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Modules and Packages

Modules in Python are simply Python files with the .py extension, which implement a set of functions. Modules are imported from other modules using the import command.

To import a module, we use the import command. Check out the full list of built-in modules in the Python standard library here.

The first time a module is loaded into a running Python script, it is initialized by executing the code in the module once. If another module in your code imports the same module again, it will not be loaded twice but once only - so local variables inside the module act as a "singleton" - they are initialized only once.

If we want to import the module urllib, which enables us to create read data from URLs, we simply import the module:

# import the library
import urllib

# use it

Exploring built-in modules

Two very important functions come in handy when exploring modules in Python - the dir and help functions.

We can look for which functions are implemented in each module by using the dir function:

>>> import urllib
>>> dir(urllib)
['ContentTooShortError', 'FancyURLopener', 'MAXFTPCACHE', 'URLopener', '__all__', '__builtins__', '__doc__', '__file__', '__name__', '__package__', '__version__', '_ftperrors', '_get_proxies', '_get_proxy_settings', '_have_ssl', '_hexdig', '_hextochr', '_hostprog', '_is_unicode', '_localhost', '_noheaders', '_nportprog', '_passwdprog', '_portprog', '_queryprog', '_safe_map', '_safe_quoters', '_tagprog', '_thishost', '_typeprog', '_urlopener', '_userprog', '_valueprog', 'addbase', 'addclosehook', 'addinfo', 'addinfourl', 'always_safe', 'basejoin', 'c', 'ftpcache', 'ftperrors', 'ftpwrapper', 'getproxies', 'getproxies_environment', 'getproxies_macosx_sysconf', 'i', 'localhost', 'main', 'noheaders', 'os', 'pathname2url', 'proxy_bypass', 'proxy_bypass_environment', 'proxy_bypass_macosx_sysconf', 'quote', 'quote_plus', 'reporthook', 'socket', 'splitattr', 'splithost', 'splitnport', 'splitpasswd', 'splitport', 'splitquery', 'splittag', 'splittype', 'splituser', 'splitvalue', 'ssl', 'string', 'sys', 'test', 'test1', 'thishost', 'time', 'toBytes', 'unquote', 'unquote_plus', 'unwrap', 'url2pathname', 'urlcleanup', 'urlencode', 'urlopen', 'urlretrieve']

When we find the function in the module we want to use, we can read about it more using the help function, inside the Python interpreter:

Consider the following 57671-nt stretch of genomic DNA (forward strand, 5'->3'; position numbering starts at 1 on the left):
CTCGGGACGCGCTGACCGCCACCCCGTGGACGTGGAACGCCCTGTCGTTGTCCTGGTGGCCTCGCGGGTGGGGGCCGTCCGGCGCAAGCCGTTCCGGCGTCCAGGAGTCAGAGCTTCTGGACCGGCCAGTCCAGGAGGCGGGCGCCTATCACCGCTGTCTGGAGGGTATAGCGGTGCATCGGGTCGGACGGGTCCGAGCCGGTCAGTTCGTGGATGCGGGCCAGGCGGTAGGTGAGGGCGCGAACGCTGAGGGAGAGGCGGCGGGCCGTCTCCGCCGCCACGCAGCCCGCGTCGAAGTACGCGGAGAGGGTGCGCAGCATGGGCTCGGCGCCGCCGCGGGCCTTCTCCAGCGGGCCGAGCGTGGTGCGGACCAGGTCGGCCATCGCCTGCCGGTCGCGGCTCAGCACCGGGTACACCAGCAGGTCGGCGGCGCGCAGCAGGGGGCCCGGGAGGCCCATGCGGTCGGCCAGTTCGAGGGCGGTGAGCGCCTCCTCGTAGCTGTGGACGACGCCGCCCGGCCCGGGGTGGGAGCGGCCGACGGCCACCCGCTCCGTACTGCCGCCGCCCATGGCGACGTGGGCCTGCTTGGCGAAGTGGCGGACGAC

Writing modules

Writing Python modules is very simple. To create a module of your own, simply create a new .py file with the module name, and then import it using the Python file name (without the .py extension) using the import command.

Writing packages

Packages are namespaces which contain multiple packages and modules themselves. They are simply directories, but with a twist.

Each package in Python is a directory which MUST contain a special file called This file can be empty, and it indicates that the directory it contains is a Python package, so it can be imported the same way a module can be imported.

If we create a directory called foo, which marks the package name, we can then create a module inside that package called bar. We also must not forget to add the file inside the foo directory.

To use the module bar, we can import it in two ways:



from foo import bar

In the first method, we must use the foo prefix whenever we access the module bar. In the second method, we don't, because we import the module to our module's namespace.

The file can also decide which modules the package exports as the API, while keeping other modules internal, by overriding the __all__ variable, like so:

__all__ = ["bar"]


In this exercise, you will need to print an alphabetically sorted list of all functions in the re module, which contain the word find.

import re # Your code goes here import re # Your code goes here find_members = [] for member in dir(re): if "find" in member: find_members.append(member) print(sorted(find_members)) test_object('find_members') success_msg('Great work!')

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